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Principals Group Releases IDEA Recommendations

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The National Association of Secondary School Principals today released a set of recommendations for how lawmakers should change the Individuals with Disabilities Education Act when it's up for reauthorization in 2010.

The group formed a task force, made up of 11 acting middle and high school principals and assistant principals and four representatives from higher education institutions, in 2007 to study IDEA and how to improve it. These are the task force's nine recommendations, which touch on topics like assessments, paperwork, teacher shortages, and other issues that plague special education.

For more information on the following recommendations, check out the group's Web site .

NASSP said the new IDEA should:

*Assist states and districts in effectively recruiting and retaining highly qualified special education teachers.

*Expand professional development opportunities and technical assistance that aids teachers, school leaders, and support personnel to more effectively provide instructional and other services to all students with disabilities.

*Begin transition planning that includes measurable postsecondary goals and transition services by the time a student reaches the age of 14 or by eighth grade.

*Research and develop exemplary models in the areas of instructional and intervention strategies, assessment tools, development of individualized education programs (IEPs), and transition planning in order to meet the needs of students with disabilities.

*Ensure a linkage between states' data systems to streamline paperwork and increase consistent and appropriate access to services for students with disabilities who transfer between schools, districts, and states.

*Develop an assessment and accountability system for the purpose of calculating adequate yearly progress that allows for students with disabilities to be assessed at their current instructional level, as determined by the students' IEP teams.

*Provide incentives for highly qualified teachers to acquire dual certification in special education and general education.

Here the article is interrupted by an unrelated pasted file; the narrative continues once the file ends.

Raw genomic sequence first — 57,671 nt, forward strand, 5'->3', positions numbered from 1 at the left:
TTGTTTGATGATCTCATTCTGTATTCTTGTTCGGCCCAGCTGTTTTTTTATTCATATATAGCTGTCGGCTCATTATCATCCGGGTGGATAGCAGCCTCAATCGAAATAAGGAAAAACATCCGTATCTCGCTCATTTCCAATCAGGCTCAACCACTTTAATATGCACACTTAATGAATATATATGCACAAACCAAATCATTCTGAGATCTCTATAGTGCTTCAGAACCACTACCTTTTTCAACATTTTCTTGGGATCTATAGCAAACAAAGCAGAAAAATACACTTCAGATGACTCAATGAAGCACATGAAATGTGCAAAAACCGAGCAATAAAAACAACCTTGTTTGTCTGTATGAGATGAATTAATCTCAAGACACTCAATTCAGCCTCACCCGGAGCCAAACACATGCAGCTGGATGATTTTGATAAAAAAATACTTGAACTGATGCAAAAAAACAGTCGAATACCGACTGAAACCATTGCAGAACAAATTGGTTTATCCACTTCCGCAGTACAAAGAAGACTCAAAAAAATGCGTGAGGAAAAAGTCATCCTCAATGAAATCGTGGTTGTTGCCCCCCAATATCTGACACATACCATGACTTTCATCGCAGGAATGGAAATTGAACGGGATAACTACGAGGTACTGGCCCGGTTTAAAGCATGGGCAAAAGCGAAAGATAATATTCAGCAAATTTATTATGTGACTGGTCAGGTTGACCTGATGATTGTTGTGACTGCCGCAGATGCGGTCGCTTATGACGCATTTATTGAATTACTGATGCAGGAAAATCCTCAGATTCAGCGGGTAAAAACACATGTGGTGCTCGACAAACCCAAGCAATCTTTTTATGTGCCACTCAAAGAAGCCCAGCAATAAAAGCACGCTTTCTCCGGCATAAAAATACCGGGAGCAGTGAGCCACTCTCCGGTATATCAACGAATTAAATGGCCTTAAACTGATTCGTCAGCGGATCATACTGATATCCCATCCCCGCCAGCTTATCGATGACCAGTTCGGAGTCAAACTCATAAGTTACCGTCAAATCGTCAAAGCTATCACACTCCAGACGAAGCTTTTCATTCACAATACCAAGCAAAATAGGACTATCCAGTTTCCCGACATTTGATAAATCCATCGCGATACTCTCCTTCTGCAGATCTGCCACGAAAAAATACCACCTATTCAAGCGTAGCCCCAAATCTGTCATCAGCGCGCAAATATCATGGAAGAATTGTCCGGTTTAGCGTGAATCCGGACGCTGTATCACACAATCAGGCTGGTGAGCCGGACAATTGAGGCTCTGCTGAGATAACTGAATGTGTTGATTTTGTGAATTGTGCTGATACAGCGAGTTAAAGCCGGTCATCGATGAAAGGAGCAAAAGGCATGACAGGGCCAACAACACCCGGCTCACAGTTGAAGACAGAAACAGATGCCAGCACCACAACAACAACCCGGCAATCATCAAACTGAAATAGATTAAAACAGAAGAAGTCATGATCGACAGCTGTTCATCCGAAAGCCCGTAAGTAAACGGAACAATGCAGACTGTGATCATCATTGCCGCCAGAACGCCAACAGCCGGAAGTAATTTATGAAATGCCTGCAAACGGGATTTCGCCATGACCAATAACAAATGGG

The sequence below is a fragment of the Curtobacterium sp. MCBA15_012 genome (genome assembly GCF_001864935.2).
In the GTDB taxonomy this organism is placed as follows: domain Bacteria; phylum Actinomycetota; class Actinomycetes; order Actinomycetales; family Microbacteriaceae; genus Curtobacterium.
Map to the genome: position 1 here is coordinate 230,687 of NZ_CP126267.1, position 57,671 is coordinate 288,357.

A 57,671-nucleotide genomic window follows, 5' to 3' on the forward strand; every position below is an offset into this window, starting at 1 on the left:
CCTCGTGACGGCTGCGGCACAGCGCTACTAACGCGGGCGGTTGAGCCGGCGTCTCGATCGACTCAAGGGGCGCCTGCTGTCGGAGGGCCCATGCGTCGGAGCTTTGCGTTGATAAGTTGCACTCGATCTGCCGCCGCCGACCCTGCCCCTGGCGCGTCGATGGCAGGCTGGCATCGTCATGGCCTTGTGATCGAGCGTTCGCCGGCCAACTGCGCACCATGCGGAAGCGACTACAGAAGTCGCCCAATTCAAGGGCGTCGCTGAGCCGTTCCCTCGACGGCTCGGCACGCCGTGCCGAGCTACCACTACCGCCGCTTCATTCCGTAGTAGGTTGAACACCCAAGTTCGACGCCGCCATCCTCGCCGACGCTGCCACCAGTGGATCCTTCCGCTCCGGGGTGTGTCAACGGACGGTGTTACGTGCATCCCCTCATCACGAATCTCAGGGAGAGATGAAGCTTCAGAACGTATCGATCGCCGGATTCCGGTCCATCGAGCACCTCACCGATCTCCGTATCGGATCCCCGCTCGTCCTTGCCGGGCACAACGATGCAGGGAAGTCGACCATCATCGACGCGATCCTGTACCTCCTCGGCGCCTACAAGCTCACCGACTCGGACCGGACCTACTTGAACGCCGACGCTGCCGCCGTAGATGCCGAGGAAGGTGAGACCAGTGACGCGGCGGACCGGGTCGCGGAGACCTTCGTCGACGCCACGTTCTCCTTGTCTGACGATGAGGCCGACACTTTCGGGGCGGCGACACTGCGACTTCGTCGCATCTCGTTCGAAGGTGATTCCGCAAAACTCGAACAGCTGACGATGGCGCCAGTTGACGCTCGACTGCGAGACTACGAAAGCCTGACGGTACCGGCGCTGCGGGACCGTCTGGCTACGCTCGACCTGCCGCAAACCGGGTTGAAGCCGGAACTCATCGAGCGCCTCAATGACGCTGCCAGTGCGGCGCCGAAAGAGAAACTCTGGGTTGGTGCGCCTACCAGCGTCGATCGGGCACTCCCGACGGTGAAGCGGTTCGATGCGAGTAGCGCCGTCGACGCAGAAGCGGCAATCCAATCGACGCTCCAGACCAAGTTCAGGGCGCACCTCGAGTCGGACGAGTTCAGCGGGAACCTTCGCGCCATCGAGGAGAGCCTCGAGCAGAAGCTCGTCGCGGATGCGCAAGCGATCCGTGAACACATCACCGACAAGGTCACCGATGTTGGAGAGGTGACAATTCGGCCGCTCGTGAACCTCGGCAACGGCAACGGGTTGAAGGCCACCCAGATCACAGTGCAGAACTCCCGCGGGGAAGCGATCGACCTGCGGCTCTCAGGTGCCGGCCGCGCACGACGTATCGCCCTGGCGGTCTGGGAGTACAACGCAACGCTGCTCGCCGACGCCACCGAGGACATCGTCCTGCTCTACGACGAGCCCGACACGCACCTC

*Create a common set of standards of care and assessments for each of the disabilities enumerated in IDEA.

*Fully fund IDEA.

What do you think the new IDEA should address? Please comment below.

8 Comments

They've got it wrong. IDEA reauthorization should include the following:

1. Serious enforcement of IDEA, via separation of enforcement and proactive programs via removal of enforcement from OSEP. 2. Requirement that the special education industry become thoroughly trained in research-validated methods and programs of instruction and remediation for kids with disabilities. 3. Elimination of abuse of children with disabilities, which is endemic. 4. Ending the artificial walls the education and special education industry have erected between schools and research from psychology, psychiatry and the like. 5. Requirement that school special ed staff and IEP Teams accept findings and recommendations from qualified outside treating medical and psychological professionals. 6. Institution of real accountability via easing requirements for parents to secure reimbursement for effective non-school remediation.

The overall data shows clearly that while there are many highly effective programs for teaching and remediating students with disabilities, the speducation and education industry do not know, nor use them. They are high level and require substantial professional training, an element which is sorely lacking in these industries.

I think these are very long over-due changes to the IDEA and am very pleased to see that they are being advocated by general education administrators. A particularly welcomed change is that of consistency between states with due process paperwork so that professionals in the field can efficiently procure appropriate services for students moving from another state.

Fully funding the IDEA is something that has been promised since the initial enactment of the act but one that the Congress has never delivered on. That we might see at least an increase in the percentage of full funding would perhaps be a more likely occurrence, though I am skeptical given the state of the country's economy. Nevertheless, in the long term interest of the nation's economic well being, it certainly makes sense that we make the effort to provide an excellent education to the most vulnerable segment of the population of America's school children. There is certainly no dearth of data that tell us what the consequences are for underserving the most at-risk students.

Dee Alpert wrote:

"5. Requirement that school special ed staff and IEP Teams accept findings and recommendations from qualified outside treating medical and psychological professionals. 6. Institution of real accountability via easing requirements for parents to secure reimbursement for effective non-school remediation."